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I am trying to extend a class in Java that does not provide a copy constructor. I need to then instantiate the extended class using the copy constructor because I need the state contained in the base class. I can't use delegation because I'm extending the class rather than implementing an interface, and the base class might still change (unless Java has more reflection features than I'm aware of). A copy constructor will not be reliable, as far as I know, because the base class could change to incorporate additional state, and my copy constructor would not be calling the getters and setters for that state. What can I do, if anything, in this situation?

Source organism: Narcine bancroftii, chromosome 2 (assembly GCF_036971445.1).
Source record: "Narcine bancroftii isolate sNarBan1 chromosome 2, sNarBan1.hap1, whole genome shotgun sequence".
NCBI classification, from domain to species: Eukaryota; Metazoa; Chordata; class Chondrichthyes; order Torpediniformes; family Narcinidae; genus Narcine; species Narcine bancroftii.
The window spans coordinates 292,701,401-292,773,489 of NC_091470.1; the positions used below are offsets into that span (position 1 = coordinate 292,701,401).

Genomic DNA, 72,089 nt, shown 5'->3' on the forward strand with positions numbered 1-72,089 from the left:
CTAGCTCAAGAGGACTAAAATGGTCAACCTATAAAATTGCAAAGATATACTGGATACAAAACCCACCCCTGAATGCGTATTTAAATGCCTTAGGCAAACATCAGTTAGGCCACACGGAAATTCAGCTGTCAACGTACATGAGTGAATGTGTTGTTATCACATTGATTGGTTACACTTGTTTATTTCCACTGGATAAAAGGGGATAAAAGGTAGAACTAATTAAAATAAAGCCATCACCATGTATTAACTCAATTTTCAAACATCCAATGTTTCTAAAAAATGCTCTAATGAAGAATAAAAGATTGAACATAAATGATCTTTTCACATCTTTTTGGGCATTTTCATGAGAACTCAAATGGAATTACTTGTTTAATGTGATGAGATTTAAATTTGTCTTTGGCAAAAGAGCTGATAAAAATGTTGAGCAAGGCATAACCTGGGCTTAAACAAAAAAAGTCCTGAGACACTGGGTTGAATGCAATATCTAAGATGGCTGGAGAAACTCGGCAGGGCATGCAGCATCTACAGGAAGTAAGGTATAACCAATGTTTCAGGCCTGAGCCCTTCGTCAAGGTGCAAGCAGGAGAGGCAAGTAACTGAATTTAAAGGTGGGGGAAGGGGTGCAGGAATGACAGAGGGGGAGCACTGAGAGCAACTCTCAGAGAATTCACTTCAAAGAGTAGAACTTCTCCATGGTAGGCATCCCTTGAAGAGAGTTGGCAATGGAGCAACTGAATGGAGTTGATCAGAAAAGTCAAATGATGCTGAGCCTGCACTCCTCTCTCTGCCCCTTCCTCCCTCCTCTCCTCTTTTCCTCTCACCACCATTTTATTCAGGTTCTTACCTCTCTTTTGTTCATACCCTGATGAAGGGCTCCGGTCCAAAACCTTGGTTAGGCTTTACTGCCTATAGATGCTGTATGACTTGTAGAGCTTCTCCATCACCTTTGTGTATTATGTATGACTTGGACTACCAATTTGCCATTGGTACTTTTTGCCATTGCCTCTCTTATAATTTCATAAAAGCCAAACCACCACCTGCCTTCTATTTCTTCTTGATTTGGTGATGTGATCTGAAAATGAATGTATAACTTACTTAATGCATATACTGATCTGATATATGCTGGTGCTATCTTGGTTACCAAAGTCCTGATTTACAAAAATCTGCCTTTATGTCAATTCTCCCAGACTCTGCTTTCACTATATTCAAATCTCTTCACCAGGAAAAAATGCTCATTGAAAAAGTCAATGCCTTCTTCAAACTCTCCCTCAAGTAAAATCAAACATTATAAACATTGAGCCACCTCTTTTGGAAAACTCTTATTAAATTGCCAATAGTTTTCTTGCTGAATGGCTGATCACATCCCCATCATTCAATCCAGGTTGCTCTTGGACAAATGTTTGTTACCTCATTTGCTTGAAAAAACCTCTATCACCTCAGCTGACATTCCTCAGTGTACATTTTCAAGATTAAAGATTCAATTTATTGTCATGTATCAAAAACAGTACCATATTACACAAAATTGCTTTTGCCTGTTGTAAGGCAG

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Very little. You could use reflection to try to naively copy member variables, but that won't help with "deep" information (e.g. if the base class contains a reference member, should you copy the reference, or copy the referred-to object as well?). –  Oli Charlesworth Dec 29 '11 at 0:46
you could try to serialize and unserialize the object instance to create a clone –  yurib Dec 29 '11 at 0:50
@yurib: What if the object is not serializable? –  Oli Charlesworth Dec 29 '11 at 0:54
You might use the cloning library: code.google.com/p/cloning –  Bhesh Gurung Dec 29 '11 at 1:12
The best way is to avoid notions such as 'copy constructor' which don't actually exist in Java. I've been programming Java since 1997 and I've never had to use one, and I've never had to use clone() either. THe issue is symptomatic of a larger design problem. –  EJP Dec 29 '11 at 8:43
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